Hubble Space Telescope and Significant Discoveries
Funding was approved in 1977 for a Large Space Telescope in 1977 and in 1983 it was renamed Hubble Space Telescope in honor of astronomer Edwin P. Hubble who discovered evidence of an expanding universe and the existence of other galaxies. Work was completed in 1985 and it was launched and deployed from the Space Shuttle Discovery in April of 1990, 350 miles above earth. Since its deployment, there have been five services, each service to perform corrective and preventive maintenance, add upgrades to the equipment, or both. In 2011, the Hubble space Telescope celebrated its millionth observation, the spectroscopic analysis of HAT-P-7b an exoplanet orbiting around the star HAT-P-7 (Spacetelescope.org, 2012).
Over the course of the 23 years since its deployment, the Hubble Space Telescope has made numerous significant discoveries. One of the most significant discoveries was the existence of dark energy. Two independent teams of astronomers using the Hubble, presented evidence and came to the same conclusion, the expansion of the universe was accelerating. This was significant because previously the theory was gravity would cause a slow deceleration and the original programs were written to calculate the deceleration based on supernovae data. What both teams found was the dimming of the supernovae was greater than predicted, meaning the distance was greater than predicted and the universe was expanding at an increasing rate rather than a decreasing rate (Villard, 2010). Based on Einstein’s theory of relativity, they theorized the acceleration is the result of the repulsive nature of dark energy. By studying cosmic microwave background, scientists have determined that dark energy makes up 73% of the energy density in the universe. Using type IA supernovae, the observations have determined that the transition from deceleration to acceleration occurred around 5 billion years ago and dark energy has been in existence as far back as 9 billion years ago but was not yet present in today’s quantity (Livio, 2010).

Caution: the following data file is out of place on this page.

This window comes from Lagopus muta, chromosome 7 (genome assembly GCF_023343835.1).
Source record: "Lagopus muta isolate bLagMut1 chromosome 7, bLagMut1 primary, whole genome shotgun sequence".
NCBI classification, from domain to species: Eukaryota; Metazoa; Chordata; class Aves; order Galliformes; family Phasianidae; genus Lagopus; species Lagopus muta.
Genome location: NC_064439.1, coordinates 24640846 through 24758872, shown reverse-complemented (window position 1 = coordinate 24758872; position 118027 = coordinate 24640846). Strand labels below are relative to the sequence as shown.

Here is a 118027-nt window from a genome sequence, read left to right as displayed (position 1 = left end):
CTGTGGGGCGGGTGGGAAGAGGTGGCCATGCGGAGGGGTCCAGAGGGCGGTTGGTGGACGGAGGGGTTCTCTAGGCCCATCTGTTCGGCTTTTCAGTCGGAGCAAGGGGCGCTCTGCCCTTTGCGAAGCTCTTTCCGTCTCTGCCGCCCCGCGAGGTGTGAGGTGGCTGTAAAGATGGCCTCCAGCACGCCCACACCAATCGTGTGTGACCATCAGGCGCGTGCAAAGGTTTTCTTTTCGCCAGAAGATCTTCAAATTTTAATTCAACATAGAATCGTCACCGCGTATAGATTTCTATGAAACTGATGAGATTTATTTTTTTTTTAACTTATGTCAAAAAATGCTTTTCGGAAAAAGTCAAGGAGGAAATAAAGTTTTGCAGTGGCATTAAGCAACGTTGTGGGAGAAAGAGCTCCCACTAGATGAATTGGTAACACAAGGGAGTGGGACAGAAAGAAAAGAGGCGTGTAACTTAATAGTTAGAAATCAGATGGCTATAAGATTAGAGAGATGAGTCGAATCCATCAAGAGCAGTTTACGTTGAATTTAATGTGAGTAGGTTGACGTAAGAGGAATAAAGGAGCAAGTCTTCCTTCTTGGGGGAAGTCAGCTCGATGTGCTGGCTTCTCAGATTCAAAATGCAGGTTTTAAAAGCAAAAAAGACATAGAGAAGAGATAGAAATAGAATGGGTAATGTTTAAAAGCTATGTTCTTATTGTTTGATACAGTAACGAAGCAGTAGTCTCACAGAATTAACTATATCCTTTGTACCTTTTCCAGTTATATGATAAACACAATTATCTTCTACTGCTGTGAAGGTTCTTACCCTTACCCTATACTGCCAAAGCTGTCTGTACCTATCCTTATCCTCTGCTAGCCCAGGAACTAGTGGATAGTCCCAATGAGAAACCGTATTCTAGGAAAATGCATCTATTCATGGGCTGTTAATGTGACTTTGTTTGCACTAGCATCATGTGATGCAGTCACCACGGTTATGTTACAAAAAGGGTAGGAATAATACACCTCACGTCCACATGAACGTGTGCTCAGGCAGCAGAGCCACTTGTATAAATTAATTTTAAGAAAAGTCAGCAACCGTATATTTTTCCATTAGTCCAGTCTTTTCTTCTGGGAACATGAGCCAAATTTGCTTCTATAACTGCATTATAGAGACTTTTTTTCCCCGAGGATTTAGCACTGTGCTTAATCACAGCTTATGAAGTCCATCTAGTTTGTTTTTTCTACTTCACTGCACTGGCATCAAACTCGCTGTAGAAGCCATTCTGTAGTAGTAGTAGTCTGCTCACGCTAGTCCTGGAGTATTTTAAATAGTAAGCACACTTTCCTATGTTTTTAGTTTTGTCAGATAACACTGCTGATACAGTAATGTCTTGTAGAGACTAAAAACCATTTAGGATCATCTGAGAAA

Another major discovery was the existence of dark matter. Based on observations of galaxies, galaxy clusters and cosmic microwave background, scientists determined that most of the universe’s mass is composed of dark matter. Dark matter does not emit light but can be detected by the way its gravity distorts the images of the background galaxies. Using large 3-D models of the distribution, scientists have determined dark matter clumping increases over time (Livio, 2010).
The Hubble Space Telescope has been key in not only confirming the universe’s expansion but also the further defining the rate of the expansion. Edwin Hubble in 1929 provided the first evidence of the expansion of the universe and its finite age with his Hubble constant. The constant says that the farther a galaxy is the faster the acceleration, therefore the universe is expanding. The ability of the Hubble Telescope...